The history of women’s autobiographical writing stretches far back, situating itself as a mark of chastity and virtue (Lamb). In the Renaissance, non-fictional writing – often in the form of diaries – represented the only type of writing permissible for women in good social standing, as women who read or wrote fiction were thought to gain sexually and socially transgressive ideas from the genre (Lamb). Early women’s autobiographies “manifested Christian virtue [which was] an excellent thing in women” (Heilbrun 17). The earliest recognized female autobiography, published in 1656 by Margaret Lucas Cavendish, Duchess of Newcastle, exemplifies the narrow scope of self-representation available to women: “ . . . Likewise, we were bred Virtuously, Modestly, Civilly, Honorably, and on honest principles . . . we lived orderly” (Cavendish 178). Cavendish’s autobiography, among others, represents not the advent of the female autobiographical tradition, but a continuation of the male tradition catalyzed by St. Augustine. According to Georges Gusdorf, male autobiography stresses “the defense and glorification of a man, career, a political cause, or a skillful strategy” (Benstock 8). Female autobiography (up until around 1980, when Estelle Jelinek’s groundbreaking Women’s Autobiography was published) reflected a reinforcement of the “token woman” – the inevitable response to the “masculine man” as presented in male autobiography – (Heilbrun 16) and a continuation of the “one plot” available to women, which ended either in marriage or death (17).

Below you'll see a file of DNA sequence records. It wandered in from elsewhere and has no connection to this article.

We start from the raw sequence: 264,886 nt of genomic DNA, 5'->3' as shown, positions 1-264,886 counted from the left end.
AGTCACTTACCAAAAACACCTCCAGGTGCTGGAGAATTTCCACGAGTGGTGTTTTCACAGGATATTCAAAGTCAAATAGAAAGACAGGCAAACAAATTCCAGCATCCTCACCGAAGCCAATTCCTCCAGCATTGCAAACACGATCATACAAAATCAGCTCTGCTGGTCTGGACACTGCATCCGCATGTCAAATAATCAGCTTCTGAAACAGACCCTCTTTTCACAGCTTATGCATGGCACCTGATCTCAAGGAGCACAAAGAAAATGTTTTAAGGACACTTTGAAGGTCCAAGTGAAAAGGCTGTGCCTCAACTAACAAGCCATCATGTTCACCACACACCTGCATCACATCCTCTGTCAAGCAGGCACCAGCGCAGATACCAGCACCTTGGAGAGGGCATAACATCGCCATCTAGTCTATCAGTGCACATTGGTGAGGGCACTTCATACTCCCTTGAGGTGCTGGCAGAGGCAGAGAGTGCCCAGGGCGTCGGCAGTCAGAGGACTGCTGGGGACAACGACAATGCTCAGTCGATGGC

Women’s autobiography has a tradition of being “sentimental and passive” (19), bringing only the expected out for the public to see and leaving the private – goals, hopes, anger – to private spheres (19). Disconnect between the private and the public is seen particularly in Jane Addams’ diaries in contrast with her published autobiography. While her autobiography demonstrates the passivity characteristic of female discourse, her diaries – unpublished and private – reveal the challenges and frustrations she had with establishing Hull House (19). Women were expected to speak with authority only of “family and religion” (19). Addam’s status as businesswoman was therefore relegated to her private writing.
The tradition of women’s autobiography sees a shift in the development of confessional writing, however. This writing, with its emotive and tell-all nature, defied the conventional literary script within which women’s autobiography was expected to operate and opened women to their “uninhibited autobiographical impulses” (23). The advent of such writing marks the beginning of the “rhetoric of uncertainty” (18) that today characterizes women’s life writing. Unlike male autobiographical writing, women’s life writing “has become an exploration of painful experience rather than denial of pain and struggle” (25), moving from introspection outward (24) and extending their experience to a larger population (Benstock 8).